The Visible Hands That Feed

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The Visible Hands That Feed

Responsibility and Growth in the Food Sector

Ruzana Liburkina

Our Sustainable Future Series

236 pages
2 photographs, 2 charts, index

Hardcover

August 2023

978-1-4962-3029-4

$55.00 Pre-order

About the Book

The Visible Hands That Feed provides crucial insights into the rifts and regularities that are characteristic of today’s food systems. These insights attend to the widespread disquiet about the ethics and politics of food production and trade. While challenging utopian thinking, these findings give hope by elaborating on the promising nature of what falls between political and moral agendas.

In The Visible Hands That Feed Ruzana Liburkina approaches the food sector against the backdrop of its pivotal role for social and ecological relations to trace the potentials and limitations for sustainable change from within. Drawing on the results of ethnographic fieldwork in Europe and South America, Liburkina conducts an in-depth exploration of the practices, visions, concerns, and relationships that unfold at the very locations where food is grown, processed, stored, and served. By scrutinizing two critical notions in relation to sustainability—responsibility and growth—Liburkina offers insights into how sustainable change might be understood and further supported. In this first study of food production and provisioning that is grounded in participant observation in four types of food sector enterprises—farms, food processing companies, foodservice distributors, and public caterers—Liburkina fills an important gap in the literature on sustainable futures by offering detailed and diverse empirical insights into corporate food production and provisioning.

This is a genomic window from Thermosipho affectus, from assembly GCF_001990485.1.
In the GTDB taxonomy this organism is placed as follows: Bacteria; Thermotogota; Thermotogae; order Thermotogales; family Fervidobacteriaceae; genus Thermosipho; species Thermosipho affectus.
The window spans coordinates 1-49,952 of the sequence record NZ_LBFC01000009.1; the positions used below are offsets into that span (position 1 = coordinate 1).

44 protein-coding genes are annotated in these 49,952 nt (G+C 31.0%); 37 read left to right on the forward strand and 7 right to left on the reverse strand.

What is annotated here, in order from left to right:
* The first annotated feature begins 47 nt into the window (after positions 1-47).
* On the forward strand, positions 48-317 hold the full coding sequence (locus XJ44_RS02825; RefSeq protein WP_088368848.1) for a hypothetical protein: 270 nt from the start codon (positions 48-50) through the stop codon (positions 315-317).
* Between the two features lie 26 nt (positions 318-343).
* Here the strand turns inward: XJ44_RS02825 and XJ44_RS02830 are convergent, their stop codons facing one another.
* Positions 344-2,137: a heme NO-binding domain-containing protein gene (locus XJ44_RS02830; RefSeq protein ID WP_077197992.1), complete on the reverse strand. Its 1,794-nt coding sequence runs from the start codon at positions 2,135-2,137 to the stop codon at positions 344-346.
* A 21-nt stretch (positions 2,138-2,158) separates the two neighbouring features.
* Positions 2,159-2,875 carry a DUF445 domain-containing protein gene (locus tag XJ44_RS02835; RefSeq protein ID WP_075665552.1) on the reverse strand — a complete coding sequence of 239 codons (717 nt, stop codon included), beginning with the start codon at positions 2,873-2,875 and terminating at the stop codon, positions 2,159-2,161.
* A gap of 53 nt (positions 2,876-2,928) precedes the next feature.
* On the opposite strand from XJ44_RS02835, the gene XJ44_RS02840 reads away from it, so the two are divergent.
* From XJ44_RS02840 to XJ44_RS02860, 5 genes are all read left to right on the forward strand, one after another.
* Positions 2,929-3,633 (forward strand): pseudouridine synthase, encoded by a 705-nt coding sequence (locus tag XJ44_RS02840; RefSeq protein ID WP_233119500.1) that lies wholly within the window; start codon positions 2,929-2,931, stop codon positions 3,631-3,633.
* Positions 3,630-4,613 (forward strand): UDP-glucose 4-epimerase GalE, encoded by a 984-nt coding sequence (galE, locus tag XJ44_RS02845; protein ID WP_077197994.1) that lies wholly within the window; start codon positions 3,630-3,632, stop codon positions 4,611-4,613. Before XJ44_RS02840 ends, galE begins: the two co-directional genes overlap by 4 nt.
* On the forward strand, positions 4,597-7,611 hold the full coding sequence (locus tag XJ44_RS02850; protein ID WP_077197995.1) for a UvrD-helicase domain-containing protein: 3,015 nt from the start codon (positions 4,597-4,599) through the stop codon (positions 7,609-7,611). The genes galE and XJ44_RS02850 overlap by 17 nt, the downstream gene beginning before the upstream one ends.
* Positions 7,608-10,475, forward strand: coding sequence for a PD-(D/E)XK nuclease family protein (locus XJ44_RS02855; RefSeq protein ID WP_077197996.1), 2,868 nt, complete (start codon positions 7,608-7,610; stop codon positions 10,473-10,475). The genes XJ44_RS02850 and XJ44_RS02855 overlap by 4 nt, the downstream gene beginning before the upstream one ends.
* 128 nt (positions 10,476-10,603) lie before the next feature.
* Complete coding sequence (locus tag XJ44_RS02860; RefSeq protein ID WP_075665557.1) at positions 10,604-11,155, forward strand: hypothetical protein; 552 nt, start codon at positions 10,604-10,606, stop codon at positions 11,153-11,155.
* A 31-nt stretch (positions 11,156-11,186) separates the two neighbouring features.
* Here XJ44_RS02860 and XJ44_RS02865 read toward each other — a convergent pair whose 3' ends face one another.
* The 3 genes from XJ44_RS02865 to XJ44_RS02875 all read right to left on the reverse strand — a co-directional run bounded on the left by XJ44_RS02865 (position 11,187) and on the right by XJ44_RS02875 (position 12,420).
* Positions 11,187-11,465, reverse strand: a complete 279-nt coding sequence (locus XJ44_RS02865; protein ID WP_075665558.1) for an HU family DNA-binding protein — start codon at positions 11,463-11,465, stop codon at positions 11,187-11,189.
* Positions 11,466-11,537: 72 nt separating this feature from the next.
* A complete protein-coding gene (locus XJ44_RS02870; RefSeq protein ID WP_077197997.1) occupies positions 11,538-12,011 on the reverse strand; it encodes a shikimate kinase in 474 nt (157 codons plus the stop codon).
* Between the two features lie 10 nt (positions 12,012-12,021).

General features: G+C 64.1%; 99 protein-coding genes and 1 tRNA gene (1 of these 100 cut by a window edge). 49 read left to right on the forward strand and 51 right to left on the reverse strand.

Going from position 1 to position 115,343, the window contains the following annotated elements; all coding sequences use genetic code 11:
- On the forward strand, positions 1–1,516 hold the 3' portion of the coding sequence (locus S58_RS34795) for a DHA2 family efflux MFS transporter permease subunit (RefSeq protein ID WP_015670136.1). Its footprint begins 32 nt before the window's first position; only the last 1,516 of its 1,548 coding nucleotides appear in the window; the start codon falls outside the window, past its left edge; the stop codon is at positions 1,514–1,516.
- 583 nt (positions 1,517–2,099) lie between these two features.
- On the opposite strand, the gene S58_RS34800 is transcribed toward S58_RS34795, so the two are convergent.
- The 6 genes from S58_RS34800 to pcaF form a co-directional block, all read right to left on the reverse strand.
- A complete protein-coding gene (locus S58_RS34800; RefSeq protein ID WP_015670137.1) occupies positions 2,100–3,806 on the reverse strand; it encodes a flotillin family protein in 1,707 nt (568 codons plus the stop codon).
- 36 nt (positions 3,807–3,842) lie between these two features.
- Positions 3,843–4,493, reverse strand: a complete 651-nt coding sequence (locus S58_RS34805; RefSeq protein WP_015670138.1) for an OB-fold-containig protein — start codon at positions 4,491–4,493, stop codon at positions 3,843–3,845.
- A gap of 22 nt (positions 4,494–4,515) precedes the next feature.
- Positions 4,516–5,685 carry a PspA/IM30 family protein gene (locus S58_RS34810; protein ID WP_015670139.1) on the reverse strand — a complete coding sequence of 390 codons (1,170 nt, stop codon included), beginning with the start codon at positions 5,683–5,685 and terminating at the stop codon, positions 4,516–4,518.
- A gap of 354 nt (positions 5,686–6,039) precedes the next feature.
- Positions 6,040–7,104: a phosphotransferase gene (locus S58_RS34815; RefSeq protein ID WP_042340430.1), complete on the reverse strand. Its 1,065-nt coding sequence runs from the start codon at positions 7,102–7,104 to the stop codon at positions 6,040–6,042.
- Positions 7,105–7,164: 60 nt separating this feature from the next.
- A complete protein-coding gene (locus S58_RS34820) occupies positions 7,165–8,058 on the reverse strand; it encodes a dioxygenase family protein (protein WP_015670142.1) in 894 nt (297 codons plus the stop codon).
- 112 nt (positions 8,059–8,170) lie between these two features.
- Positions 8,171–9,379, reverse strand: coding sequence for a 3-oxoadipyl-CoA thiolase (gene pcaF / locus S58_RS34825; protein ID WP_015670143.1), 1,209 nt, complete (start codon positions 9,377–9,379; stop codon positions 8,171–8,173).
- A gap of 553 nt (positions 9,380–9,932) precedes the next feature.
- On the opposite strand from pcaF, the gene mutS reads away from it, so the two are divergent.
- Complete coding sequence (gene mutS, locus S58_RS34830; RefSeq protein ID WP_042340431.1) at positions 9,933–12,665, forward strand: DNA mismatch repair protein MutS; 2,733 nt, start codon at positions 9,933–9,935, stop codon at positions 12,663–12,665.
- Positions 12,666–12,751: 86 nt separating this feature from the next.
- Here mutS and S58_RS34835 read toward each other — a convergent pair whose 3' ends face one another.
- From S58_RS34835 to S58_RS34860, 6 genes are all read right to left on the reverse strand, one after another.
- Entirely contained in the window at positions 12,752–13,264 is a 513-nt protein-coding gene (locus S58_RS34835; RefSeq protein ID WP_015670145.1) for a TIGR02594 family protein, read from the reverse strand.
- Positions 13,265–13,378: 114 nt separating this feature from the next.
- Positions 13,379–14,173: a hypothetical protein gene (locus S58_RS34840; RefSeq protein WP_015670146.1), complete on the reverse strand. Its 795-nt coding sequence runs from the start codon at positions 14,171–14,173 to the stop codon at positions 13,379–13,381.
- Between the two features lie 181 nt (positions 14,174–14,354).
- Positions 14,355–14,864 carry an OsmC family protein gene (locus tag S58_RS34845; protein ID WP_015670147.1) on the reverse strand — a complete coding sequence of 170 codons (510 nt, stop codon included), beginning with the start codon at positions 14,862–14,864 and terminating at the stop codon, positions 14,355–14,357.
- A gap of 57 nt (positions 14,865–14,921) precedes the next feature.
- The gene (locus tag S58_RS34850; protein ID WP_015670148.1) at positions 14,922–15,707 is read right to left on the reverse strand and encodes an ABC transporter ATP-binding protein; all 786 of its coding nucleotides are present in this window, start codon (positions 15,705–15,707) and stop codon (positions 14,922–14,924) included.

Author Bio

Ruzana Liburkina is a cultural anthropologist and a research associate in the Faculty of Social Sciences at Goethe University Frankfurt in Germany.

Praise

“An important, nuanced, and innovative take on the subject of agriculture and food. I appreciate the contrast between the small farmers in Germany who think that they are setting a moral example for the world on how to farm and the Uruguayan rice farmers who pity the European farmers who are so dependent on subsidies that they are a drain on their societies. This brilliantly captures how farmers think about their lives in contrast to other farmers.”—Leland Glenna, professor of rural sociology and science, technology, and society at Pennsylvania State University

“Ruzana Liburkina provides very nice ethnographic accounts of the lived experiences of those inhabiting different locations along the food value chain. The stories told are compelling, from an empirical point of view, and moving. This book makes a clearly novel contribution.”—Michael Carolan, author of The Sociology of Food and Agriculture

Table of Contents

List of Illustrations
Acknowledgments
Abbreviations
Part 1. Introduction
1. Navigating Food Supply Chains to Find Seeds of Sustainable Futures
2. Opposing Agendas and Fragmented Realities in the Food Sector
Part 2. Responsibility
3. The Sway of Demand in the Afterlife of Consumption
4. The Inconsistencies of Audit Culture in the Food Sector
5. Perseverant Partial Responsibilities for Others
Part 3. Growth
6. Strategic Scalability of Social Connectedness
7. Embracing and Rejecting the Vision of Growth in Practice
8. How Compromises Compromise Totalizing Visions
Part 4. Conclusions
9. Implications for Rethinking and Reshaping Food Systems
Notes
References
Index

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